The 10 Biggest Mistakes Parents Make
by Dr. Jane Nelsen www.postivediscipline.com
Many of the following mistakes are made in the name of love. Too often we think we are helping our children when the long-term results of what we do may be discouraging. Other mistakes are made because we just don't know what else to do. Thankfully, one of the foundation principles of Positive Discipline is that "Mistakes are Wonderful Opportunities to Learn"
. So don't beat up on yourself if you have been making some of these mistakes. Children are very loving and forgiving, and we have the opportunity to model for them how we can learn from our mistakes.
- Going for immediate rather than long-term results. Punishment may work to stop the behavior right now, but has detrimental long-term effects. Focus on solutions instead of punishment.
- Lecturing and imposing consequences instead of asking curiosity questions to help the child explore the consequences of his or her choices. Children explore the consequences of their choices when you ask what happened, what caused it to happen, how they feel about it, what they learned from it, and what ideas they have to solve the problem.
- Not considering what the child is thinking, feeling, and deciding. Children are always making decisions at a subconscious level. These decisions shape their personality and their behavior. A child who is punished may decide, “I feel hurt, so I’ll hurt you back.” “I feel shamed and embarrassed, so I'll just give up.” “I feel powerless, so I’ll use my power to defeat you.” Some may become approval junkies and decide, “I’m bad, so I’ll try to be good to earn your love.” The greatest gift you can give your children is to help them discover and believe, “I am capable.”
- Thinking, “I have to do something right now, or I’m not doing my job and I’m letting my child get away with something.” When we are upset, it is the worst time to try to solve the problem. Everyone is irrational and no one can listen. Wait for some cooling down time (often it is the parents who should take some positive time-out), and then follow up when everyone can access their rational brains and cooperate to find mutually respectful solutions. Putting a problem on a family meeting agenda is a great way to allow some cooling off time before it is discussed.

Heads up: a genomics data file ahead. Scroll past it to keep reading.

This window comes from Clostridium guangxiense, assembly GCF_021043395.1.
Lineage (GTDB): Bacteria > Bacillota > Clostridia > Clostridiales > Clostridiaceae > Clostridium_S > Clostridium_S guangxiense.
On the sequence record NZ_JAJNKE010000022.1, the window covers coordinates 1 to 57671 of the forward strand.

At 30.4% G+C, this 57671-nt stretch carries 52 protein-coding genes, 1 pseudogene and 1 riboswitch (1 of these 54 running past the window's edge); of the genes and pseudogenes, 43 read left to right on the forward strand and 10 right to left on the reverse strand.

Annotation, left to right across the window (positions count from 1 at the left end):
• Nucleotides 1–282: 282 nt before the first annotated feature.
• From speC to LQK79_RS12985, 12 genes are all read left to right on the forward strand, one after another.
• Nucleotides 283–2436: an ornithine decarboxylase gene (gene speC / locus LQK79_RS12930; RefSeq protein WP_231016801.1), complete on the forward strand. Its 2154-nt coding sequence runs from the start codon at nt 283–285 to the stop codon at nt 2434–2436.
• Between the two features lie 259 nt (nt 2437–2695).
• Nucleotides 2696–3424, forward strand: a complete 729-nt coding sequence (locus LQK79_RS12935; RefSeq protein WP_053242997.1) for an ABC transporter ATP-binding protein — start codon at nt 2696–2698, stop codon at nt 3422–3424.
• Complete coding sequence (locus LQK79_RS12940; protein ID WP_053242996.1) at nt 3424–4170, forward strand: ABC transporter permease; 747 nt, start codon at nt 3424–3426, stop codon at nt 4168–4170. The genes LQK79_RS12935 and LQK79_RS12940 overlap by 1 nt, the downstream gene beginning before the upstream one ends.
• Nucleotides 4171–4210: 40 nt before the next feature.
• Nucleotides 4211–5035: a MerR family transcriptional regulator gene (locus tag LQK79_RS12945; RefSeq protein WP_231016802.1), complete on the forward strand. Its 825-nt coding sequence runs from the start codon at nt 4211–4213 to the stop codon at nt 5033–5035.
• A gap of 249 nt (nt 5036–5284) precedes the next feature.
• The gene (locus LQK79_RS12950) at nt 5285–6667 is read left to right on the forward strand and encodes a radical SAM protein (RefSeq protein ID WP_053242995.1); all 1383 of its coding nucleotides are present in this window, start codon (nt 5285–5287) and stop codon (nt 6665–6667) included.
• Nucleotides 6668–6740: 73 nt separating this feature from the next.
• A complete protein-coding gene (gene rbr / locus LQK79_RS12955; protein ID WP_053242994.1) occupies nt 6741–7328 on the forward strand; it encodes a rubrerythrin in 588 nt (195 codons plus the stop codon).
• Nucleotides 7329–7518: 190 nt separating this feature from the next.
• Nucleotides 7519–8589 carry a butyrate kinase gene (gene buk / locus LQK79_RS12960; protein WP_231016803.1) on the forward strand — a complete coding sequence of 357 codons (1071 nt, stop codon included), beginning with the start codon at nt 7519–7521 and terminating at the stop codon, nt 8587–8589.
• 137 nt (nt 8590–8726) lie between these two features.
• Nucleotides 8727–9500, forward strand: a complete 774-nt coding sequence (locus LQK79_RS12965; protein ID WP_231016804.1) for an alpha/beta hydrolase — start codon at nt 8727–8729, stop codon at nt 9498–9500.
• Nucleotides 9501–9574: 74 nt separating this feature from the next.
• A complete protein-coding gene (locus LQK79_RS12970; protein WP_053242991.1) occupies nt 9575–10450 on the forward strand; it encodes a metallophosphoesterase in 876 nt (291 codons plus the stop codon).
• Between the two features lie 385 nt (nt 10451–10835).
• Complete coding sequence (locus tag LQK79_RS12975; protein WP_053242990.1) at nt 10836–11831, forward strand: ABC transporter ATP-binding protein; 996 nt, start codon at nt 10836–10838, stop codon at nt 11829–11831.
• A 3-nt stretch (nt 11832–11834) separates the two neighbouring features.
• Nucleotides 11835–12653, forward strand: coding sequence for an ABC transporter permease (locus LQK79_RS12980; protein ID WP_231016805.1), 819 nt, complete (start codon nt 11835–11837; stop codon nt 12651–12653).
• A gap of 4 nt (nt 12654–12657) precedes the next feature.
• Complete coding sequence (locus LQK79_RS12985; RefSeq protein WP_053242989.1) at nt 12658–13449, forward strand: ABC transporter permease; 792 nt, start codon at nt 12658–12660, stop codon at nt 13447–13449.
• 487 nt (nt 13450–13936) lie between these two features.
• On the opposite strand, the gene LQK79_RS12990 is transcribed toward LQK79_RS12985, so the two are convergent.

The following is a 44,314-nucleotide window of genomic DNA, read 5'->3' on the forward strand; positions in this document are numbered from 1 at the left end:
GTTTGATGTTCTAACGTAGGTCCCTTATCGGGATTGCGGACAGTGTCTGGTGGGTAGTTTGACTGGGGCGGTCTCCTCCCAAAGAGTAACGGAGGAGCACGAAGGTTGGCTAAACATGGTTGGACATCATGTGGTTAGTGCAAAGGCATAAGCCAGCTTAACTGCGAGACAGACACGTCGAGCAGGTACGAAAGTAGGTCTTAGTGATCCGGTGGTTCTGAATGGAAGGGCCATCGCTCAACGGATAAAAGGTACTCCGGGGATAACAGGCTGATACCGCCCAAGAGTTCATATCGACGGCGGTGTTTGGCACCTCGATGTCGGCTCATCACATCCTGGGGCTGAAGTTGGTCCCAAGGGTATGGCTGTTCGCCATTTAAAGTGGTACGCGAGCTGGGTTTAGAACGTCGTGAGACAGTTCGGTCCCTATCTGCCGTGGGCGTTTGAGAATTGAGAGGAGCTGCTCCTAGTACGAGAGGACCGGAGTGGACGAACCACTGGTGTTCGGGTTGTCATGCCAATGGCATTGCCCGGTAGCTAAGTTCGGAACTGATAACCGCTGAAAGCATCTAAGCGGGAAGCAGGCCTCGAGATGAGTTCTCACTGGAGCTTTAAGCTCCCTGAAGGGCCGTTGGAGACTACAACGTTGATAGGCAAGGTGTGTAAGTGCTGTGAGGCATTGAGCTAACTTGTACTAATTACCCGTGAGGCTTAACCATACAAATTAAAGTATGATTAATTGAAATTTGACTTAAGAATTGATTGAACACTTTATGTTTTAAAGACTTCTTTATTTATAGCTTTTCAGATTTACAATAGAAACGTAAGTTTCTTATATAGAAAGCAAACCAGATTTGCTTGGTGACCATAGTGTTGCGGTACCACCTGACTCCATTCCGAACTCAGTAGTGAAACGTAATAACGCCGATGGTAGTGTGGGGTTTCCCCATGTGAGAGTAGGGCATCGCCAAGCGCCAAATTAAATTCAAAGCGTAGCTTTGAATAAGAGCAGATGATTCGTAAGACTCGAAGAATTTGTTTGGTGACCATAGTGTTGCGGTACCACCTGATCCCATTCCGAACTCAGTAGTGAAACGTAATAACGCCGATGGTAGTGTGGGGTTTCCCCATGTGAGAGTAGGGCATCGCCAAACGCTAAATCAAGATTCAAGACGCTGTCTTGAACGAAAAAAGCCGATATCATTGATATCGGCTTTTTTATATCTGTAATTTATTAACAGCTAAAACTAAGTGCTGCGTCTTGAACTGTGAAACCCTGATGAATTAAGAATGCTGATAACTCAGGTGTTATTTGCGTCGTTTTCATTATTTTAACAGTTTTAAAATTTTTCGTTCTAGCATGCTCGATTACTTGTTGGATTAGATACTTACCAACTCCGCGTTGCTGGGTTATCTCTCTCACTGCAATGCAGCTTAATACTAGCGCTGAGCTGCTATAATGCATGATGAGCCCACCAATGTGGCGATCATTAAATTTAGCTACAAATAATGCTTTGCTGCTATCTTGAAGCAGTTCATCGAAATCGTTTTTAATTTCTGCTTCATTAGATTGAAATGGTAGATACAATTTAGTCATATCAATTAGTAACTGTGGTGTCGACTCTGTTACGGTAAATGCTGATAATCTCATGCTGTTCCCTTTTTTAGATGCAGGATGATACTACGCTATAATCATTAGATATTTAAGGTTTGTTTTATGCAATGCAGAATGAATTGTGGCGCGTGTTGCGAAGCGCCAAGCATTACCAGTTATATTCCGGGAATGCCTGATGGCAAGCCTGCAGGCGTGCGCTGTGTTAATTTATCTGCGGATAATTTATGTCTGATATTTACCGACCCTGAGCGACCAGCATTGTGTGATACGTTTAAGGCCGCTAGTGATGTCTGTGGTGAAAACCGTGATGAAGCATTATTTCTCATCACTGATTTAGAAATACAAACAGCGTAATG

- Being too kind or too firm, instead of kind and firm at the same time. “I love you, and the answer is no.”
- Rescuing or over protecting. This robs children of the opportunity to strengthen their “disappointment muscles” and discover that they are capable of dealing with the ups and downs of life.
- Doing what they accuse children of not doing – not listening. Learn to validate your child’s feelings instead of lecturing her about her behavior. You may be surprised at how much more effective this is to encourage change.
- Not having faith in their children to learn and grow in an atmosphere of unconditional love and support where they can learn valuable social and life skills. Children cannot thrive when parents are too controlling or too permissive. They thrive when parents involve children in focusing on solutions.
- Thinking children must “pay” for their mistakes instead of “learn” from their mistakes. Create a tradition during dinnertime to have everyone share a “mistake of the day” and what he or she learned from it.
- Not having faith in yourself. It is wise for parents to learn as much as they can, and then to filter everything through their own hearts and inner wisdom—and parent with love and confidence.
We have many Positive Discipline
Tools to help you in your parenting journey. Remember, there is no such thing as a perfect parent. Have fun and enjoy the journey with your children!